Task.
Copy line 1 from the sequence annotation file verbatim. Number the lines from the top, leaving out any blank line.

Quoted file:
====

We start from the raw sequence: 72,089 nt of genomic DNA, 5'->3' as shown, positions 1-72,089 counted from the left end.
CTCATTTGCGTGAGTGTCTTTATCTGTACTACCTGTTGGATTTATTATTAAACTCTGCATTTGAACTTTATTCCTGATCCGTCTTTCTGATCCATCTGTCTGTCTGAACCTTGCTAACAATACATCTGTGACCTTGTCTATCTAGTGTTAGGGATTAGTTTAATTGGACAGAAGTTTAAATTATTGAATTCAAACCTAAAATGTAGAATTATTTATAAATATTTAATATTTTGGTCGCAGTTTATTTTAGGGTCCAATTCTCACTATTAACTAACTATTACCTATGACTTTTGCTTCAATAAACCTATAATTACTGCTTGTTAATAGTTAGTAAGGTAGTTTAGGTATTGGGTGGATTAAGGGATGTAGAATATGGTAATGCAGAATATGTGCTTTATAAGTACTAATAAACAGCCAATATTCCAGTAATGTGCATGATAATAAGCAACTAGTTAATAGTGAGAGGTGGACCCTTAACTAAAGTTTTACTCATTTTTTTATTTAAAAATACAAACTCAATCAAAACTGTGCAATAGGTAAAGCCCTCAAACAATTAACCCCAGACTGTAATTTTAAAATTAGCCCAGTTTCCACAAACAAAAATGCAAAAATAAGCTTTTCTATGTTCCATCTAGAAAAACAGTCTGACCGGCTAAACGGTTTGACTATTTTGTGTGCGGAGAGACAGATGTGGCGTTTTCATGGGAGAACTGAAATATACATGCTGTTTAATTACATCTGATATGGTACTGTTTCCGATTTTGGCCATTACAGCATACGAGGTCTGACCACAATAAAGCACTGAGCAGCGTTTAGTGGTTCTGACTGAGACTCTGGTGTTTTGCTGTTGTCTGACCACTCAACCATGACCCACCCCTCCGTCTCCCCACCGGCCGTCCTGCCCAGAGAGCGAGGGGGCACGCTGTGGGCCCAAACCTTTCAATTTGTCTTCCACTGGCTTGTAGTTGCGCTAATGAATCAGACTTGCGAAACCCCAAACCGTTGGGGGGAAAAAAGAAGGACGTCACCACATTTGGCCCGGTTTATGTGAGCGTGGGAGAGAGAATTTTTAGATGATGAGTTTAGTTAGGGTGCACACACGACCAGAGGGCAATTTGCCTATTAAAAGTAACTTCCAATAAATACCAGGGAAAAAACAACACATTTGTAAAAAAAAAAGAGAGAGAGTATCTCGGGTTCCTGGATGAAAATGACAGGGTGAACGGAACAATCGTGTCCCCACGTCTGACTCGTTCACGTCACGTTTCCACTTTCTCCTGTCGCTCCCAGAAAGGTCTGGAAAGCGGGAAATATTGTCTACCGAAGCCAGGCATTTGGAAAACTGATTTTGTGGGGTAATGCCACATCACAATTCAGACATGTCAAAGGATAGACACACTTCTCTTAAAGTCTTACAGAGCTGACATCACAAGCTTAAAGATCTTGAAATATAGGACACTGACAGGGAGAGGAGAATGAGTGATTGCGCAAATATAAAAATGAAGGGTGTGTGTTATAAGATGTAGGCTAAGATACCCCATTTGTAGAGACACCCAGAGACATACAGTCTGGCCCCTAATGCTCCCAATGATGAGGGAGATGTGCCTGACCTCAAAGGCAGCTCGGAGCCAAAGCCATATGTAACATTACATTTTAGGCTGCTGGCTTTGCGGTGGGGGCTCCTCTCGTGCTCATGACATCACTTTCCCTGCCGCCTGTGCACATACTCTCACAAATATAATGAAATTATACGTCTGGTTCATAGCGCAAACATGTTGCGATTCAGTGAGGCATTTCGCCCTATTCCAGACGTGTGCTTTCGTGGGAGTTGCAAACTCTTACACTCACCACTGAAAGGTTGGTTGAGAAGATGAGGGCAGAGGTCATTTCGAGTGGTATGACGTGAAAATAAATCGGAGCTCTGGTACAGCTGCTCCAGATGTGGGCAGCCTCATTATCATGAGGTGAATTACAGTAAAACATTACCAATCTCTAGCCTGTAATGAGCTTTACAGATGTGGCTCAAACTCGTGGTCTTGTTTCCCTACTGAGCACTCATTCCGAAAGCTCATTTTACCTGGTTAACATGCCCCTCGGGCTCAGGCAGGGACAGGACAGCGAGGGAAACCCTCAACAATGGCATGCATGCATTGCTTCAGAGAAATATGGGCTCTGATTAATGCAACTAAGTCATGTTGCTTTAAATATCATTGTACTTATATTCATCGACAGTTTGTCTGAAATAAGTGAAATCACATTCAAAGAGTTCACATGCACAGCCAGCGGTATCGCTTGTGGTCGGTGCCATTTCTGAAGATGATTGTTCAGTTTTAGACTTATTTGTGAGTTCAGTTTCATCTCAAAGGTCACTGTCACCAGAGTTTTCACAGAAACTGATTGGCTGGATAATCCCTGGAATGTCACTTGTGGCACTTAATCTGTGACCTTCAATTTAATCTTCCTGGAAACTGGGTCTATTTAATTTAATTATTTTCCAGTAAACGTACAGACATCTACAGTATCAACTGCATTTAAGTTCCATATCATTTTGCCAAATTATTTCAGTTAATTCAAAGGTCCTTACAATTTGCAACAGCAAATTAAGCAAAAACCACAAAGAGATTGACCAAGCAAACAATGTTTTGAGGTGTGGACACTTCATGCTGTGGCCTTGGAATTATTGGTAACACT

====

We start from the raw sequence: 72,089 nt of genomic DNA, 5'->3' as shown, positions 1-72,089 counted from the left end.